A group of Jews moved into recently purchased buildings in the East Jerusalem Arab neighborhood of Silwan overnight Monday, prompting an angry protest by local residents in which a border policeman was lightly injured.
The move-in was timed for the dead of night to mitigate security concerns, and also to potentially embarrass Prime Minister Benjamin Netanyahu, who is currently in the US to attend the UN General Assembly and to meet with US President Barack Obama and other officials, the NRG news site reported.
The structures in the neighborhood, which abuts the Old City, were purchased over the last several years by an American-based company, Kendall Finances, one of several groups seeking to expand the Jewish presence in Arab neighborhoods of Jerusalem.
Despite their attempt at stealth, members of the Jewish group were confronted by a large crowd of Arab residents, who harassed them with shouts, rocks and fireworks until they were dispersed by riot police. The injured officer, who was hit by a rock, was treated at the scene.
Palestinian Authority negotiator Saeb Erekat blasted the new settlement in a statement, saying: “This morning, illegal Israeli settlers protected by occupation forces entered seven buildings in the neighborhood of Silwan.”
He claimed that “a total of seven Palestinian families were left homeless” as a result.
Erekat accused the Israeli government of being run “by the settlers and for settlers. It serves the objective of altering the character of Jerusalem through isolating, containing and confining Palestinian existence, allowing for more Israeli land grabs and attempts at changing the identity and demography of Palestine and particularly of occupied East Jerusalem.”
The move was organized in part by Elad, an NGO that oversees the Ir David archaeological park, also in Silwan, and is dedicated to facilitating Jewish settlement in Arab East Jerusalem. In recent years several new Jewish neighborhoods or complexes have sprung up in heavily populated areas of East Jerusalem, often accompanied by protests or legal challenges. Ir David itself houses about 50 families in a small community.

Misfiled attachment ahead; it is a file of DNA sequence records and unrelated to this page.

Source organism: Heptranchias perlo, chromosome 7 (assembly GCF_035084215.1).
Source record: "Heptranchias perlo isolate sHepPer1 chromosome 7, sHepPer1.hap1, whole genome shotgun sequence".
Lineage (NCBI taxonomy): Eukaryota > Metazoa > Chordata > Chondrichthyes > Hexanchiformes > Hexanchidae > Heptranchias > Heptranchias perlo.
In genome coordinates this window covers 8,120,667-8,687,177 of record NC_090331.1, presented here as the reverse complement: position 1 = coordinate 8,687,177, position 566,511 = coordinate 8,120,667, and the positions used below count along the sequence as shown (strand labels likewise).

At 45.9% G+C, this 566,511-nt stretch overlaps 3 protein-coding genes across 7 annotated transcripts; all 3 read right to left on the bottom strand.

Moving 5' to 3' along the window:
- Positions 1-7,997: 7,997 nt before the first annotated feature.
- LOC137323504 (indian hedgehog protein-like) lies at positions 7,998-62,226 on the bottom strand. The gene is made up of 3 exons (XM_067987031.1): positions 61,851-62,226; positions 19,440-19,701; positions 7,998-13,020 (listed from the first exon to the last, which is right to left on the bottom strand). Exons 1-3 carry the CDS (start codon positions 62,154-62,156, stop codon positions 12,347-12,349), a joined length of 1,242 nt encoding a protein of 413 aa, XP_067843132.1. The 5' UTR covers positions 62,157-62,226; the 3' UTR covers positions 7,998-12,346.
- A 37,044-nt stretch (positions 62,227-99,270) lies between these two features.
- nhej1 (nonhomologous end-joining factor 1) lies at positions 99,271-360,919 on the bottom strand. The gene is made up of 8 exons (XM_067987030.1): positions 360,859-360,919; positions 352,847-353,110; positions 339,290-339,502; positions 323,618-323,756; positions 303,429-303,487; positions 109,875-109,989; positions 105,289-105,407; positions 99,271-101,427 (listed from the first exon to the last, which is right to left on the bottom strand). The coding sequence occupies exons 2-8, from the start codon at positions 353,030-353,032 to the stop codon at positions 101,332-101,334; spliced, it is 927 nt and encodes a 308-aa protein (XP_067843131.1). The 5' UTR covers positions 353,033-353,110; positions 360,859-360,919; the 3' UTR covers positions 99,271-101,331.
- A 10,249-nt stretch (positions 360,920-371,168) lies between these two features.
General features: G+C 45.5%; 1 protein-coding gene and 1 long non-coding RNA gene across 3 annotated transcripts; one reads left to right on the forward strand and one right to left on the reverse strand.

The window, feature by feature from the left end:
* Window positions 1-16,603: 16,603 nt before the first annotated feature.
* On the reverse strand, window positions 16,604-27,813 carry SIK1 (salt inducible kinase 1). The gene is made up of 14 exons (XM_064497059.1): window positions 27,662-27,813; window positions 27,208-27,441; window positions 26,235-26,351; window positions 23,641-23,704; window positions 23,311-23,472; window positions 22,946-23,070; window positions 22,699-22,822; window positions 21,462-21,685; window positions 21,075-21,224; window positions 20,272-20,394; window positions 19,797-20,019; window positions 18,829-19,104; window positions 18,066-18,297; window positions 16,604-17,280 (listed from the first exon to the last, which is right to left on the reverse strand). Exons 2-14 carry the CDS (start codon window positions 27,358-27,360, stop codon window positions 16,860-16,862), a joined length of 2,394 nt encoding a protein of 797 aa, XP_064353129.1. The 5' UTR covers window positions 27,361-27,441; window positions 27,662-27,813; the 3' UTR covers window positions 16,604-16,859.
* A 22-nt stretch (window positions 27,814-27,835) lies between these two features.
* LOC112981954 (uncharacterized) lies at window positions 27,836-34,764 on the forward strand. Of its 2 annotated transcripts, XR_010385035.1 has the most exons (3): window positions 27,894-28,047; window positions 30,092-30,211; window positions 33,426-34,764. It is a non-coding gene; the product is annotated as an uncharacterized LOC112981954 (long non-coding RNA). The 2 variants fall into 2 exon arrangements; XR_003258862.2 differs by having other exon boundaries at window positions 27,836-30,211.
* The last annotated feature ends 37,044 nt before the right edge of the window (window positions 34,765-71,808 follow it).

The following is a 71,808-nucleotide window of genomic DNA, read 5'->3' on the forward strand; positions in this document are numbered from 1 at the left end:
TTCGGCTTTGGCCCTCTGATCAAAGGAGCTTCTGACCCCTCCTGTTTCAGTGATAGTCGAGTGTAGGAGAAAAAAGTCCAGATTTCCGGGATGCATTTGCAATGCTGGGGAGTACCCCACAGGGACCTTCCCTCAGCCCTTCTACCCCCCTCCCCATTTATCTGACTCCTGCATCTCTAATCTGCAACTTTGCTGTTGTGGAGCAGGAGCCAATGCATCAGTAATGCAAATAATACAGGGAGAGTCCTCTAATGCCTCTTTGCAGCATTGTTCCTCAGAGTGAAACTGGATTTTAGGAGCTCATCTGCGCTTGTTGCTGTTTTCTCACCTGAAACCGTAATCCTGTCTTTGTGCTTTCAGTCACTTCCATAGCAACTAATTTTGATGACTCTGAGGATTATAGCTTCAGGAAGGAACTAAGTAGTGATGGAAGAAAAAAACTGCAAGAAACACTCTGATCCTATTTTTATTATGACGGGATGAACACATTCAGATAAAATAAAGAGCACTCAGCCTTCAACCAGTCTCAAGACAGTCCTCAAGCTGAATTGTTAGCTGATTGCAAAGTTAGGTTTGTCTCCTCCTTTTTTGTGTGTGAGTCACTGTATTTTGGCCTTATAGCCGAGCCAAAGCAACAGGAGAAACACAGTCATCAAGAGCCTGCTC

Silwan residents said that they questioned the sale of the buildings, which comprise some 25 apartments in total, to Jews, and noted that the buildings belonged to three established families in the neighborhood. However, Avi Segal, a lawyer for Kendall Finances, said that the company “chose to invest in Jerusalem houses, and they were purchased legally.”
The mufti of Jerusalem, Sheikh Muhammad Hussein, said he was unfamiliar with the details but called the entry of Jewish residents to Silwan a “criminal act” that furthered the “Judaization” of Jerusalem. He called on the Israeli government to stop the settlers and arrest them.
Left-wing politicians criticized the move. Meretz chairwoman Zahava Gal-on warned that it could “inflame the city” and said that increasing the population of “Jewish settlers in Silwan is part of a strategic plan to establish right-wing, Jewish enclaves in the heart of Palestinian neighborhoods in Jerusalem.” That plan, she charged, was designed to prevent a contiguous East Jerusalem and to block the establishment of a Palestinian state.
Jerusalem city councilman Pepe Alalu, also of Meretz, called the move-in a “provocative” act by people who want to continue the tense situation in the city, and said that “no one can argue that Silwan is an Arab village, with no place for Jewish settlement.”
Meanwhile, right-wing MKs praised the development. Deputy Transportation Minister Tzipi Hotovely of Likud welcomed “the trend of strengthening East Jerusalem… Jews have the right to purchase homes in East Jerusalem and to live there without molestation, especially since no one is stopping the trend of Arabs taking over Jewish neighborhoods in Jerusalem.”
MK Ze’ev Elkin, also of Likud, praised the move as one that would help ensure that one of the “most important historical sites from Jewish history remain accessible to the entire Jewish people.”
The Ir David area, also known as the City of David, is believed by some archaeologists to be the site of the original palace of King David, the biblical ruler of Israel and conqueror of Jerusalem.
The new Jewish residents of Silwan are part of a larger trend of returning the area to its “historical owners, the Jewish people,” MK Moti Yogev of the right-wing Jewish Home party said, and added that Jewish settlements in East Jerusalem helped to ensure that a “united Jerusalem” remained as Israel’s capital.